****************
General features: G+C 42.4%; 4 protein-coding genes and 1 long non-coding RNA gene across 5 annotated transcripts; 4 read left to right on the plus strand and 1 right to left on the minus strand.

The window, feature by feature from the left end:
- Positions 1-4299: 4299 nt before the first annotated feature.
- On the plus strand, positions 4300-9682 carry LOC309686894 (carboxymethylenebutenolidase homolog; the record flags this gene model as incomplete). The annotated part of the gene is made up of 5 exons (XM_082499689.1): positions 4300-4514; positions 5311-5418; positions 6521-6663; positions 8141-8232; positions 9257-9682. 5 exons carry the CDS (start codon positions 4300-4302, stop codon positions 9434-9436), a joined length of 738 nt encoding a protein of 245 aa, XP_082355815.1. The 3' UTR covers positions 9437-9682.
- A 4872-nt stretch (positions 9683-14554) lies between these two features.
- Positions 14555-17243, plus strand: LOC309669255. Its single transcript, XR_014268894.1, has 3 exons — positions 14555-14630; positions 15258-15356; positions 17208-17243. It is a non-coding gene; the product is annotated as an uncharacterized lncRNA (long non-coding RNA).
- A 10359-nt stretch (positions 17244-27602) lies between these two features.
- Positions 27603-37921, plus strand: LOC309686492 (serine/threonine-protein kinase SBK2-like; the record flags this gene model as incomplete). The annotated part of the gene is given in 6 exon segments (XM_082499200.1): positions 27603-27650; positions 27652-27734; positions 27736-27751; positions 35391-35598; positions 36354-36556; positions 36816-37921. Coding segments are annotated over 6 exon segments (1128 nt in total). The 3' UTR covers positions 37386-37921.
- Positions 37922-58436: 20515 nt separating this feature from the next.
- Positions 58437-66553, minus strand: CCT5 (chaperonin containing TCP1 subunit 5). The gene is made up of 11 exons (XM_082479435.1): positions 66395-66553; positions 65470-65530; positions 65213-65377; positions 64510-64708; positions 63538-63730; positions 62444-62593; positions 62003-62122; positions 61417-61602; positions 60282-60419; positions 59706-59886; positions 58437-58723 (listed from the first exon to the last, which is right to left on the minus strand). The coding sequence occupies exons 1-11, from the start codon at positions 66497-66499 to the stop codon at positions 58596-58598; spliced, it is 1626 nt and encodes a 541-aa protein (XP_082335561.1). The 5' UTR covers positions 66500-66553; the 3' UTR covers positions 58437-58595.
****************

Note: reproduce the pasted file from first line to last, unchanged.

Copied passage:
General features: G+C 42.4%; 4 protein-coding genes and 1 long non-coding RNA gene across 5 annotated transcripts; 4 read left to right on the plus strand and 1 right to left on the minus strand.

The window, feature by feature from the left end:
- Positions 1-4299: 4299 nt before the first annotated feature.
- On the plus strand, positions 4300-9682 carry LOC309686894 (carboxymethylenebutenolidase homolog; the record flags this gene model as incomplete). The annotated part of the gene is made up of 5 exons (XM_082499689.1): positions 4300-4514; positions 5311-5418; positions 6521-6663; positions 8141-8232; positions 9257-9682. 5 exons carry the CDS (start codon positions 4300-4302, stop codon positions 9434-9436), a joined length of 738 nt encoding a protein of 245 aa, XP_082355815.1. The 3' UTR covers positions 9437-9682.
- A 4872-nt stretch (positions 9683-14554) lies between these two features.
- Positions 14555-17243, plus strand: LOC309669255. Its single transcript, XR_014268894.1, has 3 exons — positions 14555-14630; positions 15258-15356; positions 17208-17243. It is a non-coding gene; the product is annotated as an uncharacterized lncRNA (long non-coding RNA).
- A 10359-nt stretch (positions 17244-27602) lies between these two features.
- Positions 27603-37921, plus strand: LOC309686492 (serine/threonine-protein kinase SBK2-like; the record flags this gene model as incomplete). The annotated part of the gene is given in 6 exon segments (XM_082499200.1): positions 27603-27650; positions 27652-27734; positions 27736-27751; positions 35391-35598; positions 36354-36556; positions 36816-37921. Coding segments are annotated over 6 exon segments (1128 nt in total). The 3' UTR covers positions 37386-37921.
- Positions 37922-58436: 20515 nt separating this feature from the next.
- Positions 58437-66553, minus strand: CCT5 (chaperonin containing TCP1 subunit 5). The gene is made up of 11 exons (XM_082479435.1): positions 66395-66553; positions 65470-65530; positions 65213-65377; positions 64510-64708; positions 63538-63730; positions 62444-62593; positions 62003-62122; positions 61417-61602; positions 60282-60419; positions 59706-59886; positions 58437-58723 (listed from the first exon to the last, which is right to left on the minus strand). The coding sequence occupies exons 1-11, from the start codon at positions 66497-66499 to the stop codon at positions 58596-58598; spliced, it is 1626 nt and encodes a 541-aa protein (XP_082335561.1). The 5' UTR covers positions 66500-66553; the 3' UTR covers positions 58437-58595.